Thursday, September 18, 2014

The Evolution of Museums and the Geneva Historical Society

By John Marks, Curator of Collections and Exhibits

Charles Willson Peale is considered the father of American museums. (A painting by his son Rembrandt hangs in the main hallway of Rose Hill.) In 1786 he opened a museum of natural history in Philadelphia, which included an extensive portrait gallery; Peale justified this by saying man was at the top of the natural order. He charged 25 cents and felt that he offered “rational amusement,” what we might call leisure time education.

The Artist in His Museum (self portrait, 1822)
Peale pioneered elements still found in today’s museums. He presented “blockbuster” attractions such as a mastodon skeleton excavated in Ulster County, New York. He offered hands-on activities and evening lectures, and in 1816 provided gaslight for the comfort of his visitors. He also experienced challenges that are still with us. His museum struggled to maintain financial support, and did not have a good succession plan for survival after Peale’s death.

While Peale’s museum was almost immediately popular, the Geneva Historical Society had a longer, slower arc. Formed in 1883, membership was restricted to white males over 45 years old who had been born in Geneva. The mere announcement, by Rev. Dr. Hogarth, of an organizational meeting sparked an editorial in the Geneva Gazette of May 18, 1883:

“It would seem feasible to extend the membership so as to embrace all who have resided in Geneva 45 years or longer…it would appear that in an organization of this kind it is desirable to enjoy the fraternity of the older settlers, as all would become deeply interested in reminiscences to the very oldest period attainable. The editor of this paper is ‘barred out’ under the call, tho’ his residence in Geneva dates from 1823 – extending over a period of about 60 years. Open the doors, Dr. Hogarth!”

The main activity was reminiscing about people and events within the members’ memory. Until the 1940s, the historical society went through a cycle of a few years of activity followed by numerous years of dormancy. In 1941, the group had its first space at 501 South Main Street and began collecting and displaying artifacts. In 1946, the historical society was forced to move to vacant classrooms in the old Junior High School until 1950, then went to Lewis Street School for the next ten years. In 1960, Beverly Chew gave his home at 543 South Main Street, which remains the historical society’s headquarters.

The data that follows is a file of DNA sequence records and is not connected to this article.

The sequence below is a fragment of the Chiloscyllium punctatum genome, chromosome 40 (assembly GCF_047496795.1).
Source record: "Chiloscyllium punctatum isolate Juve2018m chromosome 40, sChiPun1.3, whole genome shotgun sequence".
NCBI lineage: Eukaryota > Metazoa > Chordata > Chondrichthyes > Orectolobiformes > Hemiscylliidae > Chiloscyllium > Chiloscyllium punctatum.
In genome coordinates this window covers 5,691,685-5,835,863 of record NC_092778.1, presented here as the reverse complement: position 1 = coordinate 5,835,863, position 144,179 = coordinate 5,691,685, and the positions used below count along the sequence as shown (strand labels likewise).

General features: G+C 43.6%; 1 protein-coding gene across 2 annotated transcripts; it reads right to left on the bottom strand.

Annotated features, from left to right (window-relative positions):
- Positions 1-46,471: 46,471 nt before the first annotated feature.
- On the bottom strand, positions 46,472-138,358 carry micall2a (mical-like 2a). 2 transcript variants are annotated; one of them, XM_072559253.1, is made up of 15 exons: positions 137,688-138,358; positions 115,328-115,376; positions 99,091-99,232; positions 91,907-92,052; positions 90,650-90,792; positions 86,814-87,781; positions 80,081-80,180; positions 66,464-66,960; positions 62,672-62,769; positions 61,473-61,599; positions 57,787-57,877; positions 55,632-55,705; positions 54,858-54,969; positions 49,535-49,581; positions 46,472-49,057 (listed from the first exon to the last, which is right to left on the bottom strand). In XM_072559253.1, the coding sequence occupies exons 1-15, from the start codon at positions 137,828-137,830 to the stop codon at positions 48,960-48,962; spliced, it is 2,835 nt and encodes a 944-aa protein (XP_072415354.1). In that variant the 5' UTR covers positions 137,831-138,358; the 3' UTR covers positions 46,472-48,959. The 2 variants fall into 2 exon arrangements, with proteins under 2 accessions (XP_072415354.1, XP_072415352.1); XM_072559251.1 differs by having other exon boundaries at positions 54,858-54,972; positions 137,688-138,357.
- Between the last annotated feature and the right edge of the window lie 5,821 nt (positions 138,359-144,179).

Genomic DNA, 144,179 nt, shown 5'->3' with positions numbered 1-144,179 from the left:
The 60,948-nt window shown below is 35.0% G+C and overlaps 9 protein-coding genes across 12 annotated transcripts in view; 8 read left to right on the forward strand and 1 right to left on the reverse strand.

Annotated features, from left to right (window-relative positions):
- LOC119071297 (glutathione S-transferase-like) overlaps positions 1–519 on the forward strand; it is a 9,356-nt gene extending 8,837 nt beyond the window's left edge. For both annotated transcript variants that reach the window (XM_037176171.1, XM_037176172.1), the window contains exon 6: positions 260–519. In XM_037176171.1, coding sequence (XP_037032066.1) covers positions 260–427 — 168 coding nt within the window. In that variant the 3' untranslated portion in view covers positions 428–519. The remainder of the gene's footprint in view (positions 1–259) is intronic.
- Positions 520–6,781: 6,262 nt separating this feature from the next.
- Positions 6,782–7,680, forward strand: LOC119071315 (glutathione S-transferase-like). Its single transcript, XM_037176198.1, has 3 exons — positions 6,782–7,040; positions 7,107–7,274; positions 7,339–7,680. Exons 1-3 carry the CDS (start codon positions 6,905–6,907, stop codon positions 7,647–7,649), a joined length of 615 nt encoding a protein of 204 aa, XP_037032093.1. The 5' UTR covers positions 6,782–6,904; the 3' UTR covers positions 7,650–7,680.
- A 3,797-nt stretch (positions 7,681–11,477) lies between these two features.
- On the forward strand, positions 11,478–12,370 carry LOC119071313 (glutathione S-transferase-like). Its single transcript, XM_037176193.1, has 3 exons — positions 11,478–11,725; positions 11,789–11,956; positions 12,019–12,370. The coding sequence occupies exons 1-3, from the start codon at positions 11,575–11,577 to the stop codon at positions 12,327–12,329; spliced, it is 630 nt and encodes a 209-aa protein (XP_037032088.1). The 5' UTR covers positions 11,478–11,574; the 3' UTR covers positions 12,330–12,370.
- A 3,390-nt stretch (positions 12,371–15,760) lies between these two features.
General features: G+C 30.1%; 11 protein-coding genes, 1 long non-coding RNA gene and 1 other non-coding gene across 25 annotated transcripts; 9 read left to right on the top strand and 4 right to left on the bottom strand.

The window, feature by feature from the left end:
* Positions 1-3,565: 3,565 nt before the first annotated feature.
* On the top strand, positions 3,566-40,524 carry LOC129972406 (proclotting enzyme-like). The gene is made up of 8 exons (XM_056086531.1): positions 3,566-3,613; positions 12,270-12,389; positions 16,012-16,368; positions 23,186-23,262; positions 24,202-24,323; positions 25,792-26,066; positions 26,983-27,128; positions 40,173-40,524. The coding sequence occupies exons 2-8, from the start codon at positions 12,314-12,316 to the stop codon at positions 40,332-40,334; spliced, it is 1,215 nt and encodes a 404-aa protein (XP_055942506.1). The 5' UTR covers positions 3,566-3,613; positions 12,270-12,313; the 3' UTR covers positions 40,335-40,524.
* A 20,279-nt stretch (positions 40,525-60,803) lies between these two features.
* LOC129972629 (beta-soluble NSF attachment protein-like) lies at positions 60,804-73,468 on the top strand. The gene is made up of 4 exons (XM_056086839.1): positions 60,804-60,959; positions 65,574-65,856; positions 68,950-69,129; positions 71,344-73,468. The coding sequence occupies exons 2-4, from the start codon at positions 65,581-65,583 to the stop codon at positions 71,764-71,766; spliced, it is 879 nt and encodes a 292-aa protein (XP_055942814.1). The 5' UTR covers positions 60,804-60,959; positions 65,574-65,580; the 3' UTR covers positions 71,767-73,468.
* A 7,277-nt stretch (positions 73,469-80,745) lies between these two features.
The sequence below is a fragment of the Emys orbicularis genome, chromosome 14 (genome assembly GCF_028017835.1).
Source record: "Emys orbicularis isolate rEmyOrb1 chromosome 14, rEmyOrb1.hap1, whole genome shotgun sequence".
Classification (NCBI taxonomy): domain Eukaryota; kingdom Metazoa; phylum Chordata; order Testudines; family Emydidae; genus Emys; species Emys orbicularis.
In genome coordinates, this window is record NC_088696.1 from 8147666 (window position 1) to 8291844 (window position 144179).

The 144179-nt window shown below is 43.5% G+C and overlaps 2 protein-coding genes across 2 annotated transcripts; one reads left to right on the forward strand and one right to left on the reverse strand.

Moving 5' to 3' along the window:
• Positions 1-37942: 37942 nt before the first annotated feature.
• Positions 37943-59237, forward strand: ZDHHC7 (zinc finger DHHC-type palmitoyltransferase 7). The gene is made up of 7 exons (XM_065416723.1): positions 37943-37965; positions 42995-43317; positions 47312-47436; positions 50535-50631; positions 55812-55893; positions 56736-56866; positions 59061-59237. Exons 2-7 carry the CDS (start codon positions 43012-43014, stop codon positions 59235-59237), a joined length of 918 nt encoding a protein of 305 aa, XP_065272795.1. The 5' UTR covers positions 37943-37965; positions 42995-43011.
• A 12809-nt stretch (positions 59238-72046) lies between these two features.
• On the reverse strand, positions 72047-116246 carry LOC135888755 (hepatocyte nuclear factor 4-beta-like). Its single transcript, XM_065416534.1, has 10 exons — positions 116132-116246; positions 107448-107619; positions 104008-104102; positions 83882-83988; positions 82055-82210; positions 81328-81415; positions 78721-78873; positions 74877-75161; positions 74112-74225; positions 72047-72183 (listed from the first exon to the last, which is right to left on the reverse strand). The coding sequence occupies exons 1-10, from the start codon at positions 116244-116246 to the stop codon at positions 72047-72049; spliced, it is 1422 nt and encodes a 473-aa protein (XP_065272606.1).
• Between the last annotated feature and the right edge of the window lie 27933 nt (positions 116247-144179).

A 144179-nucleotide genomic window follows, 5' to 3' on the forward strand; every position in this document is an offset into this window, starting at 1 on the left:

Collection and display of artifacts was haphazard in the early years. Objects were often accepted for the following reasons: “it’s old”; “it’s very nice”; “my great-uncle brought it back from his trip to _____ in _____.” As collections outgrew the historical society’s space, things were put everywhere with few labels. Visitors loved it, and many think of that time as the good old days.

The pattern continued when the historical society moved into 543 South Main Street, only with more room to spread out. Objects were displayed for their own sake and there were few records kept about them. The donor’s name might be written down, but little other information as everyone at the historical society knew the donor and his or her story.

Change began in the 1980s, the golden age of New York State grant money. The staff identified important topics in Geneva history that hadn’t been exhibited, and for which we had little information and artifacts. These exhibits included African Americans in Geneva, the waterfront, the nursery industry, and the local impact of World War II. Outside researchers were hired to do oral history interviews, collect photos and artifacts, and write and design the exhibits. The historical society published books from these projects which are still in circulation.

Today we focus our collecting and exhibiting on areas most relevant to Geneva’s history. We look for provenance, or a Geneva-related story, when accepting artifacts; we create exhibits that connect to the city as we know it now. (Some connections, such as the War of 1812, are harder to sell than others.) We also move outside our building and reach out to audiences where they are, rather than wait for them to find us. While we don’t have a mastodon and use LED lights rather than gas, we’re still following many of Charles Willson Peale’s ideas.

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